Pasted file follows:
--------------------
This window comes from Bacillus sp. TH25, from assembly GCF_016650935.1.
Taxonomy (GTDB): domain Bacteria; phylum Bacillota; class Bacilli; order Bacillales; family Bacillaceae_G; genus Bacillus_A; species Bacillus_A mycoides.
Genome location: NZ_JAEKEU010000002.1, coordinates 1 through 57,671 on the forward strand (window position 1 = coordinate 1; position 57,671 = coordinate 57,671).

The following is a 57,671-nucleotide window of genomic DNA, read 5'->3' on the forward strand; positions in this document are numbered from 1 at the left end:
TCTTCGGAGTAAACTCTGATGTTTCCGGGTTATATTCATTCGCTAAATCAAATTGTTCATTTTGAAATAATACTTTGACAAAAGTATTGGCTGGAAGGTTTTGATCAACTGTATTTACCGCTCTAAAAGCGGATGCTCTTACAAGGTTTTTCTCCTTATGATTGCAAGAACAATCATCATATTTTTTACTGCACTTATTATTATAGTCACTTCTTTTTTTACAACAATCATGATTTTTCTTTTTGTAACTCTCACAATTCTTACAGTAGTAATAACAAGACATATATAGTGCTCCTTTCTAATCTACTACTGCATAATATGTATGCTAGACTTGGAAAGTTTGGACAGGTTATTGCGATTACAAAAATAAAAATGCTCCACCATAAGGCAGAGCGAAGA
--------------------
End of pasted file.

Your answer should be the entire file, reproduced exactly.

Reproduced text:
This window comes from Bacillus sp. TH25, from assembly GCF_016650935.1.
Taxonomy (GTDB): domain Bacteria; phylum Bacillota; class Bacilli; order Bacillales; family Bacillaceae_G; genus Bacillus_A; species Bacillus_A mycoides.
Genome location: NZ_JAEKEU010000002.1, coordinates 1 through 57,671 on the forward strand (window position 1 = coordinate 1; position 57,671 = coordinate 57,671).

The following is a 57,671-nucleotide window of genomic DNA, read 5'->3' on the forward strand; positions in this document are numbered from 1 at the left end:
TCTTCGGAGTAAACTCTGATGTTTCCGGGTTATATTCATTCGCTAAATCAAATTGTTCATTTTGAAATAATACTTTGACAAAAGTATTGGCTGGAAGGTTTTGATCAACTGTATTTACCGCTCTAAAAGCGGATGCTCTTACAAGGTTTTTCTCCTTATGATTGCAAGAACAATCATCATATTTTTTACTGCACTTATTATTATAGTCACTTCTTTTTTTACAACAATCATGATTTTTCTTTTTGTAACTCTCACAATTCTTACAGTAGTAATAACAAGACATATATAGTGCTCCTTTCTAATCTACTACTGCATAATATGTATGCTAGACTTGGAAAGTTTGGACAGGTTATTGCGATTACAAAAATAAAAATGCTCCACCATAAGGCAGAGCGAAGA